Camp South Of Raleigh, Virginia, April 22, 1862.
Dear Uncle: — The ugly chap on the enclosed bill is Governor Letcher of Virginia. He is entitled to our lasting gratitude. He is doing more for us in this State than any two brigadiers I can think of. He has in all the counties, not occupied by our troops, little squads of volunteers busily engaged in hunting up and “squadding in,” as they call it, all persons capable of military duty. Thousands who wish to escape this draft are now hiding in the mountains or seeking refuge in our lines. Meantime the rascals are plundering and burning in all directions, making friends for the Union wherever they go. The defeat of the enemy in eastern Virginia sends this cobhouse tumbling very fast.
We left Raleigh last week and have been struggling against storms and freshets ever since. Today it has snowed, rained, sleeted, and turned off bright but gusty a dozen times. Camp muddy, tents wet, but all glad to be started.
I have for the present an independent command of the Twenty-third Regiment, a section of McMullen's Battery, and a small body of horse. We are the advance of Fremont's column. We are directed to move by “easy marches” forward south. The design being, I suppose, to overtake us in force by the time we meet any considerable body of the enemy. We meet and hear of small bodies of enemy now constantly, but as yet nothing capable of serious resistance.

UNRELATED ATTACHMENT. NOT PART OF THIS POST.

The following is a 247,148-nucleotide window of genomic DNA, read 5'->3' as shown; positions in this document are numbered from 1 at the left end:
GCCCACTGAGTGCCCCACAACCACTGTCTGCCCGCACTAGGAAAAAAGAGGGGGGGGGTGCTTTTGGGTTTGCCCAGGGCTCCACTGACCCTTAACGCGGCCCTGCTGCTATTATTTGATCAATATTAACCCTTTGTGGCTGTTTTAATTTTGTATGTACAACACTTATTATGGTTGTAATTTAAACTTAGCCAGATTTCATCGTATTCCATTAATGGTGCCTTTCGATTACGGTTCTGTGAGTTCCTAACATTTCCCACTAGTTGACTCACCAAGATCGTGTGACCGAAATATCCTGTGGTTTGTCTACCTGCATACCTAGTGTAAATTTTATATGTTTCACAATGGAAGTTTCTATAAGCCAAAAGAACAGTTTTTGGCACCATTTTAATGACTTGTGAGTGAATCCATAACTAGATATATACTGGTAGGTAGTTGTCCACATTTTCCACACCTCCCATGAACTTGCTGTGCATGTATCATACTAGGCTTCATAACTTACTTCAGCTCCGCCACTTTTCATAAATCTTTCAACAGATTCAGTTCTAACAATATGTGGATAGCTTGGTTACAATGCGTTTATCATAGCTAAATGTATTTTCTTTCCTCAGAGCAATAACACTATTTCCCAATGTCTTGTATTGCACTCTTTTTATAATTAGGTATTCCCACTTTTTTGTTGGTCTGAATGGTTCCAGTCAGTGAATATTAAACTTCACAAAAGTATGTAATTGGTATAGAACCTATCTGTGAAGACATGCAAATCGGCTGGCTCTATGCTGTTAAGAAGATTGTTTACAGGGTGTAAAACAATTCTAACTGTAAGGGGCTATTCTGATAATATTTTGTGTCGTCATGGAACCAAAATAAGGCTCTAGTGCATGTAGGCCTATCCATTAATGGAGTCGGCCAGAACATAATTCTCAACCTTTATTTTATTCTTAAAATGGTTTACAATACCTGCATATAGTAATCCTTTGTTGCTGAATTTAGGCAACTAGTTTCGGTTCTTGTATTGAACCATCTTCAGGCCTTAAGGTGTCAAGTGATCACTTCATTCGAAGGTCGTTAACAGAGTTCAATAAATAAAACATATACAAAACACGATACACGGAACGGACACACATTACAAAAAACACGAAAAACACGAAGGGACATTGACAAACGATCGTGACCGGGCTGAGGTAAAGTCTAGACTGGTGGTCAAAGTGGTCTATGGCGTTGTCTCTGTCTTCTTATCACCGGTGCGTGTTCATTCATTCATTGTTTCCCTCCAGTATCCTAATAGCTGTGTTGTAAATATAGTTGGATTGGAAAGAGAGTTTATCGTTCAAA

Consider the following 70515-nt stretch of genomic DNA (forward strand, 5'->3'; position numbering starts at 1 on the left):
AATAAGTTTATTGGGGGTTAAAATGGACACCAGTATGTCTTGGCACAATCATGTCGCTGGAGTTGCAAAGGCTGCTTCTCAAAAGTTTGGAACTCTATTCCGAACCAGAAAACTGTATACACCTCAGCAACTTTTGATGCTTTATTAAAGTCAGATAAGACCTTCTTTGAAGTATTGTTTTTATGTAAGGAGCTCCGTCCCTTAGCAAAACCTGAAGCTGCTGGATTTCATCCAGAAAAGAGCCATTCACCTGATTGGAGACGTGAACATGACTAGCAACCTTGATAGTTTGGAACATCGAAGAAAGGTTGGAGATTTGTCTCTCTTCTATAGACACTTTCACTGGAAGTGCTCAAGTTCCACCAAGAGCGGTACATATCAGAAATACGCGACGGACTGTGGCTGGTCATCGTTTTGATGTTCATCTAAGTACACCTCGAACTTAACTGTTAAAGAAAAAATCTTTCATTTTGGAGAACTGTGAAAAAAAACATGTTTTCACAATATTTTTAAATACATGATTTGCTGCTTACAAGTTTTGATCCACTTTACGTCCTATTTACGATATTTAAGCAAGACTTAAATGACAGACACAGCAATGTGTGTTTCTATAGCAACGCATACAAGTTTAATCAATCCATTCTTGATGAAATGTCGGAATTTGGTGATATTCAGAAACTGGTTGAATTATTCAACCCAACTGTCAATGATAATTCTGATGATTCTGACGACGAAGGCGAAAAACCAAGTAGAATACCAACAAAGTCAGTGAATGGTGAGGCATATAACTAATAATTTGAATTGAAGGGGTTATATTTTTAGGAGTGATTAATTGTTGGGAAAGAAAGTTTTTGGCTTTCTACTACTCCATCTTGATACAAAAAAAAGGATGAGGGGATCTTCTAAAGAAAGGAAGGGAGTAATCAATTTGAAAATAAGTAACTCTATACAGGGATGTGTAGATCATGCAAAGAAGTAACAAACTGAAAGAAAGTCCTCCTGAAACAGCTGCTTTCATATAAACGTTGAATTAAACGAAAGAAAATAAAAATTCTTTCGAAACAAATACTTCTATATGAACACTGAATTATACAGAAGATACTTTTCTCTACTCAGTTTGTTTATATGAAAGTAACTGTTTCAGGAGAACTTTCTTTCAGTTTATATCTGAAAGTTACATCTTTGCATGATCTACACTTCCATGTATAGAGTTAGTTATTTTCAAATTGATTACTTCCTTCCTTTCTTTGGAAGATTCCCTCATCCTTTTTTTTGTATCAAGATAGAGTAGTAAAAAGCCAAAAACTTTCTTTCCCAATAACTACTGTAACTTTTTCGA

I see that Buckland's Seventy-second was in the great battle at Pittsburg. Glad they are not reported as sharing the disgrace which seems to attach to some of the other new regiments. There was shocking neglect there, I should guess. Generals, not the regiments, ought to be disgraced. A sudden surprise by a great army with cavalry and artillery can't be had without gross negligence. The regiments surprised ought not [to] be held up to scorn if they are stricken with a panic in such a case. A few thousand men can slip up unperceived sometimes, but for an army of fifty or sixty thousand men to do it — pshaw! it's absurd. What happened to Buckland's regiment? Send your newspapers of Fremont giving letters from the regiment.
I see that your friend McPherson* is one of the distinguished. Good.
Colonel Scammon is back with the brigade, Thirtieth, Thirty-fourth, and a regiment of cavalry.
R. B. Hayes.
* James B. McPherson, a native of Sandusky County. He was at that time chief engineer on General Grant's staff. A brilliant and able officer who rose to the position of corps commander. He was killed in battle at Atlanta, July 22, 1864, — the officer highest in rank and command killed during the war. His grave is at Clyde, Ohio, marked by an imposing monument. One of the entrances to Spiegel Grove bears his name.
SOURCE: Charles Richard Williams, editor, Diary and Letters of Rutherford Birchard Hayes, Volume 2, p. 233